Keeping logs is a very important aspect of maintaining the security of your network, as logs can assist in everything from alerting you to an impending attack to debugging network problems. After an incident has occurred, good logs can help you track down how the attacker got in, fix the security hole, and figure out which machines were affected. In addition, logs can help with tracing the attack back to its source, so you can identify or take legal action against the intruder. In short, log files are worth their weight in gold (just pretend that bits and bytes weigh a lot). As such, they should be given at least as much protection as any other information that's stored on your servers?even the patent schematics for your perpetual motion machine.
This chapter deals mostly with various ways to set up remote logging, whether it be a simple central syslogd that your servers are logging to, setting up your Windows machines to send to a syslogd, or using syslog-ng to collect logs from remote sites through an encrypted TCP connection. Using these methods, you can ensure that your logs are sitting safely on a dedicated server that's running minimal services, to decrease the chance that the logs will be compromised.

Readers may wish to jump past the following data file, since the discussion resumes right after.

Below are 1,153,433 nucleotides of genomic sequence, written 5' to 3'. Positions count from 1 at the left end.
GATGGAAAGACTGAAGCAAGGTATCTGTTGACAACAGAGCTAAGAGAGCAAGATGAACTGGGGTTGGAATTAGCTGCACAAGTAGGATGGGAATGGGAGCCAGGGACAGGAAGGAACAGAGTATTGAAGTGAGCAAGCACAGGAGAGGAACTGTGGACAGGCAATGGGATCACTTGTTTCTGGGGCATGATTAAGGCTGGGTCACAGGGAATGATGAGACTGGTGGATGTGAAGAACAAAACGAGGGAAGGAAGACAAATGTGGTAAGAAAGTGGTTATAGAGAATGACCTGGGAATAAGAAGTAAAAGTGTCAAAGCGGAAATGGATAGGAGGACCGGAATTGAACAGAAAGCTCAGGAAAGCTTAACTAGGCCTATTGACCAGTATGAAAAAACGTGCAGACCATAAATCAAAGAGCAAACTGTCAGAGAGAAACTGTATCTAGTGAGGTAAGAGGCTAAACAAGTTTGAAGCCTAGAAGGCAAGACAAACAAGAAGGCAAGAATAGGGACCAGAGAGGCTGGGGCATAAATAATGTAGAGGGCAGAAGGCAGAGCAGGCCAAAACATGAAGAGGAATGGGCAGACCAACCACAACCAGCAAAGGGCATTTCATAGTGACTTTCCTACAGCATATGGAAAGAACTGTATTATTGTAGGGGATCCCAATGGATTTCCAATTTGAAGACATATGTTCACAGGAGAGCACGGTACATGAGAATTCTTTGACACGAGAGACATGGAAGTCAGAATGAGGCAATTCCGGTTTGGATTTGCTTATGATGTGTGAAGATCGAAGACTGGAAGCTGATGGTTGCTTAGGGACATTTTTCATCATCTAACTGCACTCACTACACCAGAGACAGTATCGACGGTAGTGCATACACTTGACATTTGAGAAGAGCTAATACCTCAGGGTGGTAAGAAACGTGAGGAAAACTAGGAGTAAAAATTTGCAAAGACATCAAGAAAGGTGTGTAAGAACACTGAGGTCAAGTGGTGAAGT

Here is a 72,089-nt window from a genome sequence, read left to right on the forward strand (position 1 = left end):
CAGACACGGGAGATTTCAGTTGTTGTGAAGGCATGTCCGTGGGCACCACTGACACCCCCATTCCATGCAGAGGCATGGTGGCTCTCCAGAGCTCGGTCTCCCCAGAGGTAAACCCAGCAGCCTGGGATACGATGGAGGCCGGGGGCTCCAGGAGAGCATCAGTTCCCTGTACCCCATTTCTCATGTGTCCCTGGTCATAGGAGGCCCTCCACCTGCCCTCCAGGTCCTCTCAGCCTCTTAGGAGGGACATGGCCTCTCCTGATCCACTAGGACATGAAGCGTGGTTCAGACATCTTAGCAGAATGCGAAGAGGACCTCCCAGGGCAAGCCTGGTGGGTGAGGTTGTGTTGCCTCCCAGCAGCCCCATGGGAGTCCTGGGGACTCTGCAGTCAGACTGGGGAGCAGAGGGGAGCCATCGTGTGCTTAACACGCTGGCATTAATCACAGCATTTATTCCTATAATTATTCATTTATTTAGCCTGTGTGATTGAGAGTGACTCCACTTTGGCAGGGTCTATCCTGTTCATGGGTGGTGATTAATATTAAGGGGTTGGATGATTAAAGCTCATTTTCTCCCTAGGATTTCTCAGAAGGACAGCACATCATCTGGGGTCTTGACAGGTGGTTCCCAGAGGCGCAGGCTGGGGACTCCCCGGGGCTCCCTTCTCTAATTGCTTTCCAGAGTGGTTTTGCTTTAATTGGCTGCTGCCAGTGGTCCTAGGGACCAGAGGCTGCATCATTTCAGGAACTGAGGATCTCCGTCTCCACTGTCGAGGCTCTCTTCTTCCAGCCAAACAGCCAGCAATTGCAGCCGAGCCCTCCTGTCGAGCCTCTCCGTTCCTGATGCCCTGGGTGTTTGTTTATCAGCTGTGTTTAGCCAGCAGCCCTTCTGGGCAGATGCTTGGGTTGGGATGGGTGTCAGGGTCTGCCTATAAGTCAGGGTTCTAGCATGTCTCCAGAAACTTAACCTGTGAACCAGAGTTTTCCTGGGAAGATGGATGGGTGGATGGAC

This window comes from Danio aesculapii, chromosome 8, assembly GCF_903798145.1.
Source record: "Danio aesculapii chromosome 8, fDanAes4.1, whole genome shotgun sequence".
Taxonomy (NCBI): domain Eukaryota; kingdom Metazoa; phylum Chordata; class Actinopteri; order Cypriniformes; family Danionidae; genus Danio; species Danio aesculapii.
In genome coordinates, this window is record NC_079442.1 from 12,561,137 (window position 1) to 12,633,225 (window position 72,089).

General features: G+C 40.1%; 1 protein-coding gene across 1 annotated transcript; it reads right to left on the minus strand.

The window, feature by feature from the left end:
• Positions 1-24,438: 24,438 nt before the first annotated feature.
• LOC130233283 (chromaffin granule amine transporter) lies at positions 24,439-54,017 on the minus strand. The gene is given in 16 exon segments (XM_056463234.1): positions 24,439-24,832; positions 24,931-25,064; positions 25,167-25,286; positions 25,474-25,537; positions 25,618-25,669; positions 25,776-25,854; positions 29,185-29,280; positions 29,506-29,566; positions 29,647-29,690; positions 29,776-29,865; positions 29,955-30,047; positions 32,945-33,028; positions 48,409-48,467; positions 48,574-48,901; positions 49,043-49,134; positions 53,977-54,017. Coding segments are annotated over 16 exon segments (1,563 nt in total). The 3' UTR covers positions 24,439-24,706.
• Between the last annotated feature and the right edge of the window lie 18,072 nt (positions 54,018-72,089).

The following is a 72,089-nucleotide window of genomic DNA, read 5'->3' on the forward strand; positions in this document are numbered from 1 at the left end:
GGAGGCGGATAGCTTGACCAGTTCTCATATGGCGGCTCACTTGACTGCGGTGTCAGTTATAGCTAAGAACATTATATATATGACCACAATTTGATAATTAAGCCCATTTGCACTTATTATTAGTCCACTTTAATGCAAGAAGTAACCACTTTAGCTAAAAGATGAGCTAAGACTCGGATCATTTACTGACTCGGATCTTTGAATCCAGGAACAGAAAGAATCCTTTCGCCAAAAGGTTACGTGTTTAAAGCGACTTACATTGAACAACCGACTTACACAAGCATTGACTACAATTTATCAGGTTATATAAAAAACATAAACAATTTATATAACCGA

Once you have all your logs collected in a central place, what can you do with them? This chapter also covers ways to summarize your logs into reports that are easy to read and understand, so you can quickly spot the most pertinent information. If that's not fast enough for you, you'll also learn how to set up real-time alerts that will notify you as soon as a critical event occurs. In some circumstances, responding immediately to an event?rather than waiting around for it to end up in a report that you read the next morning?can save hours of effort.